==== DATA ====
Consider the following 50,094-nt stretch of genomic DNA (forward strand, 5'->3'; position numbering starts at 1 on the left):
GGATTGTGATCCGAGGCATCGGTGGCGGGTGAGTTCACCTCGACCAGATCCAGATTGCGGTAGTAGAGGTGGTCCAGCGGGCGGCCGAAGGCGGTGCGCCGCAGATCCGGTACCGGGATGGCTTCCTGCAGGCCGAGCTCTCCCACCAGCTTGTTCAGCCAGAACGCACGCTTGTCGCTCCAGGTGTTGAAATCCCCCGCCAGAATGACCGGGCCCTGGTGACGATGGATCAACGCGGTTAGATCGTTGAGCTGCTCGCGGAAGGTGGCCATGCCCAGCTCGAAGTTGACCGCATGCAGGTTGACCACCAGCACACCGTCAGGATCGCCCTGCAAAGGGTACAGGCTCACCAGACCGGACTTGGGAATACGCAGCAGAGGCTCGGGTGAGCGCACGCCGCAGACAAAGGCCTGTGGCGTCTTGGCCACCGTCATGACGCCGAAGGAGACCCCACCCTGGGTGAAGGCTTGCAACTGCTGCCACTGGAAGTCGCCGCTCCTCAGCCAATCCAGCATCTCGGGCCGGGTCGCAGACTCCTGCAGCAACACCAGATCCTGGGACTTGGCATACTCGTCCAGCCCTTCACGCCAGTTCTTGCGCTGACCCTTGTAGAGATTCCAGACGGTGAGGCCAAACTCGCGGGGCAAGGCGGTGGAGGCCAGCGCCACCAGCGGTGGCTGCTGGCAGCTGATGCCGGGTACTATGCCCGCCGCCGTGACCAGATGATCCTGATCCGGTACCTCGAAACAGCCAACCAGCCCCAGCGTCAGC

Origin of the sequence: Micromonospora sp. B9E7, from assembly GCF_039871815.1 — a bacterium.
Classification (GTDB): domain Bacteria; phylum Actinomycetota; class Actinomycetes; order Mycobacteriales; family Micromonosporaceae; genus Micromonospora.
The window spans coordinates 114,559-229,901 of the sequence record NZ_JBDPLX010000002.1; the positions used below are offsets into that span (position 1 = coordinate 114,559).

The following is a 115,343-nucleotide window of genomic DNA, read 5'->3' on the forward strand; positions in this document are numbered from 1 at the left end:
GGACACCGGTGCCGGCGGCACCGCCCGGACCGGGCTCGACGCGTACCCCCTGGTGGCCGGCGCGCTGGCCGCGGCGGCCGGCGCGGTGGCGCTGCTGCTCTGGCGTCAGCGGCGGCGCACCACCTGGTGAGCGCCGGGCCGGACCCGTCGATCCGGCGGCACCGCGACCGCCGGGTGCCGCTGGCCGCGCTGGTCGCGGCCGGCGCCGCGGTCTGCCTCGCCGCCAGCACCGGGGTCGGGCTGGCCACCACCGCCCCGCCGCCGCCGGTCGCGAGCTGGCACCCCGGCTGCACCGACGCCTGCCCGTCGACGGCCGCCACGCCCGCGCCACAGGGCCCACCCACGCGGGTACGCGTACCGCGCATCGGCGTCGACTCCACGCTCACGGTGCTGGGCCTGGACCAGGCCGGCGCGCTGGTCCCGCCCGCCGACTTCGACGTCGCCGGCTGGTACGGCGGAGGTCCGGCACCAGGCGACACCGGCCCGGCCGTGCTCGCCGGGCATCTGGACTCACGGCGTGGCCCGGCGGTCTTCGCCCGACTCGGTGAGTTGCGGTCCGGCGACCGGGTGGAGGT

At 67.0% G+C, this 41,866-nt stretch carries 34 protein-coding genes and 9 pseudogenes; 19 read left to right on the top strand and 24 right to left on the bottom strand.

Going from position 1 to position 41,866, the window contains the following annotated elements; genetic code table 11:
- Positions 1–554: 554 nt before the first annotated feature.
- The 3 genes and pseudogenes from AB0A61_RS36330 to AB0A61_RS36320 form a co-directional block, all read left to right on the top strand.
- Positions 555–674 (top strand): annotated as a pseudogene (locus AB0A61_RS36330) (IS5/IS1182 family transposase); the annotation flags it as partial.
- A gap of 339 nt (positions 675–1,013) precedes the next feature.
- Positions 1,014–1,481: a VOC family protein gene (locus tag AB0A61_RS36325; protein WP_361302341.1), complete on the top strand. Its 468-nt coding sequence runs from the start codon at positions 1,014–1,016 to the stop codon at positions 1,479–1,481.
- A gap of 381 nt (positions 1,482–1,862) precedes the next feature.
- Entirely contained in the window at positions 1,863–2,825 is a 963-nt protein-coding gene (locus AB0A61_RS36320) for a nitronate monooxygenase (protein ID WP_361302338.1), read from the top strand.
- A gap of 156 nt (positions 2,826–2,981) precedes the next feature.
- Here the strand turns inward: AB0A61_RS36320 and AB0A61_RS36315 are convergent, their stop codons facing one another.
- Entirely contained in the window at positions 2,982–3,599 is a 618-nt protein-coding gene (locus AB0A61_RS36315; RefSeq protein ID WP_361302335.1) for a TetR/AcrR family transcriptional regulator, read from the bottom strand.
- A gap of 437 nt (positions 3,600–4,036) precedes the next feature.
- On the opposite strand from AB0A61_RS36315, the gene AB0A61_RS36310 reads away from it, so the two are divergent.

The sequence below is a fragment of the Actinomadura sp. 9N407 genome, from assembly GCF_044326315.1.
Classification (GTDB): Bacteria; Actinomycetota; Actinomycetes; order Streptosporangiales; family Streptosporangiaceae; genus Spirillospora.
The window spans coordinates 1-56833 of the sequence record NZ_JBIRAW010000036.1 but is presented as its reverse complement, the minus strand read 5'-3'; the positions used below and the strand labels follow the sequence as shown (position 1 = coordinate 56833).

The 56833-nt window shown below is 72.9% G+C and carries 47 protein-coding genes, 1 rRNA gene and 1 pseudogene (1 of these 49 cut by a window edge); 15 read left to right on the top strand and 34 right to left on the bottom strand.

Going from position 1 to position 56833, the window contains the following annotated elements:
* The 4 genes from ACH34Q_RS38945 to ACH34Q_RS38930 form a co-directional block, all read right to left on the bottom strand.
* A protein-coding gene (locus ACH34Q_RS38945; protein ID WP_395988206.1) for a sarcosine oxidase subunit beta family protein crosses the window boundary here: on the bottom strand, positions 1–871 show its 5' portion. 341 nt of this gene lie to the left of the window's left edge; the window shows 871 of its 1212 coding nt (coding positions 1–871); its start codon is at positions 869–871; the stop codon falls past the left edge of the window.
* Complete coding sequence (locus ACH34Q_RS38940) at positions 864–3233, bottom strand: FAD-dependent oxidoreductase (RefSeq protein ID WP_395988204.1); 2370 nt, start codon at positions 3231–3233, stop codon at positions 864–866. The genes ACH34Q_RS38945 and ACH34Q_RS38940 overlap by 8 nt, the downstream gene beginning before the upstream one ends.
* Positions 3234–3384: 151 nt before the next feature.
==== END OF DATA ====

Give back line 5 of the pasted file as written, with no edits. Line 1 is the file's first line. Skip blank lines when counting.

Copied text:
The window spans coordinates 114,559-229,901 of the sequence record NZ_JBDPLX010000002.1; the positions used below are offsets into that span (position 1 = coordinate 114,559).